The civil justice system has scored a win in curtailing what once was a major maker of much abused and lethal prescription painkillers: Mallinckrodt, a global drug making giant, has agreed to send its opioids-making generics division into bankruptcy as part of a $1.6 billion settlement to settle thousands of opioid damage claims by state and local governments.
As the New York Times reported of the hefty deal:
“The agreement was endorsed by 47 states and U.S. territories along with a committee of lawyers representing thousands of cities and counties … The money, to be paid into a cash trust over eight years, will be used to underwrite the costs of opioid addiction treatments and related efforts across the country … Under the terms of the agreement, the United States division of Mallinckrodt that produces generic opioids would file for Chapter 11 bankruptcy. After a bankruptcy judge approves the restructuring plan, an initial payment of $300 million would be disbursed to plaintiffs to alleviate the opioid crisis, with the remaining $1.3 billion to be paid out over eight years. Other divisions of the company, which has its headquarters abroad and also produces branded drugs, are not filing for bankruptcy. Mallinckrodt is the first opioid company to reach even a tentative national settlement agreement with municipal governments and most of the states.”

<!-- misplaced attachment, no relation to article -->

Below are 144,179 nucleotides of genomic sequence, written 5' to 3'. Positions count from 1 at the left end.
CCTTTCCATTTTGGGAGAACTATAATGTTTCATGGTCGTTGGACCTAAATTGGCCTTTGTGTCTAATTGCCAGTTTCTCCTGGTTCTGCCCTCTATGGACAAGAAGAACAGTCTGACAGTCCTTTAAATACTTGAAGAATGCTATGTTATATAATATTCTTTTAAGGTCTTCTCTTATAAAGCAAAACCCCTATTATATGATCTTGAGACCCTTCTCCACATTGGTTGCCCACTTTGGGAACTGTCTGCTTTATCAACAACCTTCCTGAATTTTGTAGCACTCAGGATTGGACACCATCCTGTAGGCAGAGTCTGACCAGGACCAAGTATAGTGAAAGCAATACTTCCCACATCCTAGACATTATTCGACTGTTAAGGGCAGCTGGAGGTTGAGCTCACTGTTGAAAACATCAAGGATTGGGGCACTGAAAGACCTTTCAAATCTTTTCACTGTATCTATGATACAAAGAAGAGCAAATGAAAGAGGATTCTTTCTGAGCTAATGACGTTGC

Mallinckrodt became a target in the opioid-overdose crisis because of the less-known but huge volumes of generic prescription painkillers its subsidiaries made and shipped, the Associated Press reported:
“[The company] produced the vast majority of painkillers during the height of the overdose epidemic. While they may not have been sending sales representatives to encourage prescribing like Purdue [Pharmaceuticals, makers of oxycontin], they were filling more and more orders for the drugs — so many that Mallinckrodt couldn’t always produce enough to fill them all. Nationwide distribution data released in a sprawling federal court case and analyzed by The Associated Press shows that Mallinckrodt’s U.S. subsidiary, SpecGX, and another generic drug maker, Actavis Pharma, produced the vast amount of prescription opioids distributed throughout the country. From 2006 to 2014, Mallinckrodt’s subsidiary shipped more than 2.2 billion high-potency oxycodone pills, nearly one-third of its total in that time period, according to the data analysis … The court records made public last year by the U.S. District Court in Cleveland showed some Mallinckrodt employees were more focused on sales than public safety.”